If you type the words ‘Me Too’ on your Search Engine right now, the top result may be a movement that was created to protest against sexual assault and harassment. The phrase dates back to 2006 during the MySpace era and gained worldwide acclaim in 2017 through Twitter when accusations of sexual harassment against Hollywood Film Producer Harvey Weinstein sprung up. Hollywood actress Alyssa Milano is credited for popularising the hashtag, encouraging other women assaulted by Weinstein and/or other men to share their stories.
Away from this movement, there is a syndrome that has been in existence even before Hollywood came into the picture. This syndrome spreads fast and if you’re not vaccinated against it, you may end up wallowing in the unfortunate mob situation of unhealthy, unnecessary and irrelevant competition. This is a syndrome that is fed majorly on the desire to not get left behind in what’s up; even when what’s up really ain’t what’s up. A disease that drives you into desperation and misery in the quest to make as much money as the businessman next – door who seems to be raking in the millions.
Have you gotten sick of hearing the words, “I am a model” or “I am an actress” or “I am an upcoming photographer” or better still, “I am an artiste in the making” from one out of three Kenyan youth that you meet on the streets? How many DJ (Insert DJ Name) do you know? How many apps are on Google Play Store or on Apple’s App Store and do the exact same thing? Look at all the systems trying to imitate Uber: Taxify (Or is it Bolt?), Mondo Ride, Wasili, Safe Boda and now Swvl. Look at the betting Industry – Let’s not even go there. Look at all the apps on your phone convincing you to take a loan, claiming that their interest rates are the lowest? Every morning, across all Radio stations, some Investment company is selling some piece of land somewhere in a lucrative estate, with water, electricity and close to social amenities.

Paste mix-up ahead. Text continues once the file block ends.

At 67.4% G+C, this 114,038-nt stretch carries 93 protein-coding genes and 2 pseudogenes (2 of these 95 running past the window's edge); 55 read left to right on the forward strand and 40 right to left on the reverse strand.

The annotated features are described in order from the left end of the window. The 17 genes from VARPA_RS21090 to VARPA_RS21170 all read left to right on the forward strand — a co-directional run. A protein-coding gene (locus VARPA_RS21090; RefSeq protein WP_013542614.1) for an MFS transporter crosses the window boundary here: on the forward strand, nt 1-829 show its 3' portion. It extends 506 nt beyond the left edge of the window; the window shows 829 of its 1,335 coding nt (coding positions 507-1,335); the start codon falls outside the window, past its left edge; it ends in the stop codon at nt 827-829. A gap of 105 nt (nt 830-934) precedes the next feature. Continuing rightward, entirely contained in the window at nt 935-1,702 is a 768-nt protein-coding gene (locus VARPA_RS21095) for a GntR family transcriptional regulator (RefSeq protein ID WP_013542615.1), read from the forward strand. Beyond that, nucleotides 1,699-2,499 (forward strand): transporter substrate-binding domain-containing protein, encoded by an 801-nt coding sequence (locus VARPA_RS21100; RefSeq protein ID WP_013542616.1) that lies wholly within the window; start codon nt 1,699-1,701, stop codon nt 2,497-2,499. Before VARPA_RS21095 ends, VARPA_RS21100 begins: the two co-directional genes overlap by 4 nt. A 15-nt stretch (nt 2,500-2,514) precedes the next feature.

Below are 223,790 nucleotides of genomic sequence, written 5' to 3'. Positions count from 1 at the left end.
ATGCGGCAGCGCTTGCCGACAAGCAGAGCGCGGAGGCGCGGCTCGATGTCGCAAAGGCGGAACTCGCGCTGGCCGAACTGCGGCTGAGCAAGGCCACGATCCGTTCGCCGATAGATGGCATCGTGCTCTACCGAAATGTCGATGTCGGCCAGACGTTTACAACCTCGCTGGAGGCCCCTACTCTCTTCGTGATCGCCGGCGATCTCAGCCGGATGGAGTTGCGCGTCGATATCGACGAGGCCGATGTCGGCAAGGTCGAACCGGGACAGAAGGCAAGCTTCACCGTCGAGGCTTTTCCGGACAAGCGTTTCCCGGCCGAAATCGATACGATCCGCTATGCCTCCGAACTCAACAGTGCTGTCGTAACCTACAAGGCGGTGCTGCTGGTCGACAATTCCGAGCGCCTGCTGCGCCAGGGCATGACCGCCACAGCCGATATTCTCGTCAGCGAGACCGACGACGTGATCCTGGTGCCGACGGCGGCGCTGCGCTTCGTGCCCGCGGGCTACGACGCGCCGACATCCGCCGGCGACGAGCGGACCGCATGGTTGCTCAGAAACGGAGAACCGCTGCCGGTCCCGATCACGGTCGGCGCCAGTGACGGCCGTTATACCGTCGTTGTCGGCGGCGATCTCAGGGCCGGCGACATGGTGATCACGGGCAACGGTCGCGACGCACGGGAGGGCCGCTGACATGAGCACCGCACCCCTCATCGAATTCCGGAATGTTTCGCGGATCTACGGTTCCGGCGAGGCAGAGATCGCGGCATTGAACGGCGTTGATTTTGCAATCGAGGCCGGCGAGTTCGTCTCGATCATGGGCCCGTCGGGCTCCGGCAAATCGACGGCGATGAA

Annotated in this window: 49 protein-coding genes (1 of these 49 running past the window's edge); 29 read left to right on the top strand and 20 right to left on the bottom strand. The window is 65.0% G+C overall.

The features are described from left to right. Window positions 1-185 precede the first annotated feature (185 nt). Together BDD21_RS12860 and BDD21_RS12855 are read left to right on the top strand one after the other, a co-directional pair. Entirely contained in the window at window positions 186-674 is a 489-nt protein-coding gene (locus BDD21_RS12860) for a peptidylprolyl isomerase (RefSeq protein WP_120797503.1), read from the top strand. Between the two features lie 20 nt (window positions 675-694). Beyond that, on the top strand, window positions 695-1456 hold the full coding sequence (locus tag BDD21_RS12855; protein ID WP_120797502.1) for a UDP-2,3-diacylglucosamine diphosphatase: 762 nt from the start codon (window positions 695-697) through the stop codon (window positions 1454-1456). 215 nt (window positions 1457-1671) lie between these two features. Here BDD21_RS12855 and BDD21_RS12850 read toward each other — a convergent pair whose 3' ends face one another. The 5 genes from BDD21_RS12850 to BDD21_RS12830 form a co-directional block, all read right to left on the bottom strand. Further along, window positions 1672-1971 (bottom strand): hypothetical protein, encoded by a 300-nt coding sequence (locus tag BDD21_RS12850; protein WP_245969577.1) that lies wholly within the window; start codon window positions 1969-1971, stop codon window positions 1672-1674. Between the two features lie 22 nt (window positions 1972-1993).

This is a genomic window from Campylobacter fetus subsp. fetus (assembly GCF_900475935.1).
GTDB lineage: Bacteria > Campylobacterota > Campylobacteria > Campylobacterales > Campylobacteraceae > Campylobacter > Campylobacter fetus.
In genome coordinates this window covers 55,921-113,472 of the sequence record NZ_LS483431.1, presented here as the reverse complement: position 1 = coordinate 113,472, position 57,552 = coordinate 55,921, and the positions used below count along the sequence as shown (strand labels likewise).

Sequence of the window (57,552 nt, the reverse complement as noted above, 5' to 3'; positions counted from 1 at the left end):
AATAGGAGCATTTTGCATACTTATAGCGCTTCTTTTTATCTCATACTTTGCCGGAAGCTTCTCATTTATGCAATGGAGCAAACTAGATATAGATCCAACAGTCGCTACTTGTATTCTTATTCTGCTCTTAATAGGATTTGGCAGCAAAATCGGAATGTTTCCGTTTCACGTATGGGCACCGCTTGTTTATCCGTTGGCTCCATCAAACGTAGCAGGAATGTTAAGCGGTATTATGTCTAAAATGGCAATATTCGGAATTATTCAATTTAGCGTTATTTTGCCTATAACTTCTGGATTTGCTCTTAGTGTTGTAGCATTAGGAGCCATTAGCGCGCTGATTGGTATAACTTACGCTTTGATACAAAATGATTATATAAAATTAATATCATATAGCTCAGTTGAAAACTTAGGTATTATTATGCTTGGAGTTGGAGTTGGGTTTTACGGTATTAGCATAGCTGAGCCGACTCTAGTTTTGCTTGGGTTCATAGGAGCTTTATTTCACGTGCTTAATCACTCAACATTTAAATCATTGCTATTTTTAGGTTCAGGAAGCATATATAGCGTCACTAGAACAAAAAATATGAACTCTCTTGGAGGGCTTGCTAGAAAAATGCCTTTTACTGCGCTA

Why have we become a nation of I also do this. Try me too. My app can do this too. It’s because we are sick. We are suffering from what experts call the ‘Me Too‘ Syndrome. For an actual illustration of patients recovering from this syndrome, talk to any of the people who invested in Gakuyo Real Estate and Ekeza Sacco. After this, ask anyone who invested their money in the internet sensation of two years ago, Public Likes. Then ask anyone who ever told you they were buying quails a while back.
Smokie na Mayai
Take for example, the Smokie na Mayai Business in Kenya. Walk down any street in Nairobi any day and you will not fail to spot a crowd of these vendors hurdled together within the same radius. They are strategically positioned at bus – stops, where Kenyans can’t help but consume their entire bus fare as they ‘wait’ for a specific bus. Or wait for fares to actually come down. Within the same bus stop, you can try out three or four vendors to determine who has the hottest chilli or whose sauce is not heavily diluted. If one of the vendors’ eggs are cold or overcooked, you can actually take two steps to the right and try out the eggs from the young man in a Manchester United jersey, or three steps to the left and try out the middle – aged dread – locked lady’s eggs.